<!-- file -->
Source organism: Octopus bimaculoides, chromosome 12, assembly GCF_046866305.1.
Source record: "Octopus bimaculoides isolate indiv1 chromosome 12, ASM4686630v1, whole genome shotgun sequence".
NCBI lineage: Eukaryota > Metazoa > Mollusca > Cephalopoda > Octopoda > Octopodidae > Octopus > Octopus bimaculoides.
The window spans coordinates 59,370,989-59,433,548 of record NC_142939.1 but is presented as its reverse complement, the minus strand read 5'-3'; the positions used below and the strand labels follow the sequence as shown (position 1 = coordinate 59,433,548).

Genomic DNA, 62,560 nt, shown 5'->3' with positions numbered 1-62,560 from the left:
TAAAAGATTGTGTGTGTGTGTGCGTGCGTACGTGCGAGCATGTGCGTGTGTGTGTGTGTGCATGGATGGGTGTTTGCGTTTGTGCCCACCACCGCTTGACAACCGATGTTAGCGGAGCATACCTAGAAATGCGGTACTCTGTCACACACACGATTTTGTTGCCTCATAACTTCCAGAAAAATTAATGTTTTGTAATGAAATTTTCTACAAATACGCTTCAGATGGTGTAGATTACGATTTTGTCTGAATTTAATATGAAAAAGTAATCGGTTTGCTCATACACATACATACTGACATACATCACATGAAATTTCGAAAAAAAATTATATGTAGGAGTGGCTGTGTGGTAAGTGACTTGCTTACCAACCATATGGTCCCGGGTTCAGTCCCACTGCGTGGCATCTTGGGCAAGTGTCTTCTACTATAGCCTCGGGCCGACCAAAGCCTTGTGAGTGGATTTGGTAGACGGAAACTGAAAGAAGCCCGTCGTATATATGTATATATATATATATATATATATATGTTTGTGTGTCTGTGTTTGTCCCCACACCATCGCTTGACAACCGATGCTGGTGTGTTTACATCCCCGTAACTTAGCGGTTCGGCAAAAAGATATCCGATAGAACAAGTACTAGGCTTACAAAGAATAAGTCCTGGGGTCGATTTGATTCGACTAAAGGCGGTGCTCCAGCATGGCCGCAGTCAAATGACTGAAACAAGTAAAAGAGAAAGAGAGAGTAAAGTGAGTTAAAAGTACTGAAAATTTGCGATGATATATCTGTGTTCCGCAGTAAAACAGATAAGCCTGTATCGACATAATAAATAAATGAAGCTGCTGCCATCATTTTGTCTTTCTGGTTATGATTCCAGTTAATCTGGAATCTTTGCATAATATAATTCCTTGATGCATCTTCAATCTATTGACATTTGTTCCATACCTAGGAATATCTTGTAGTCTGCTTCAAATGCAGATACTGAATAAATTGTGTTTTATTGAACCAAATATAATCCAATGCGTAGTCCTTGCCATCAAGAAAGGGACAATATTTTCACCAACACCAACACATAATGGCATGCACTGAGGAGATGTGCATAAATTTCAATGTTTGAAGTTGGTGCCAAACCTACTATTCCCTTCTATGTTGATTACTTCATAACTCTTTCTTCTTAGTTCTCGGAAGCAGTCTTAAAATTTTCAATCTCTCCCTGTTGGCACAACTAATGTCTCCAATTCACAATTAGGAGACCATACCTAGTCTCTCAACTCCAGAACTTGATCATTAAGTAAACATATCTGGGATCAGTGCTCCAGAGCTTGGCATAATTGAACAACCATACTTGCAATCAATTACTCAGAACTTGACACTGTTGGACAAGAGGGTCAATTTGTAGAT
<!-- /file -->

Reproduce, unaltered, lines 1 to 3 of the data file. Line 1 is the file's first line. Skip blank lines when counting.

Source organism: Octopus bimaculoides, chromosome 12, assembly GCF_046866305.1.
Source record: "Octopus bimaculoides isolate indiv1 chromosome 12, ASM4686630v1, whole genome shotgun sequence".
NCBI lineage: Eukaryota > Metazoa > Mollusca > Cephalopoda > Octopoda > Octopodidae > Octopus > Octopus bimaculoides.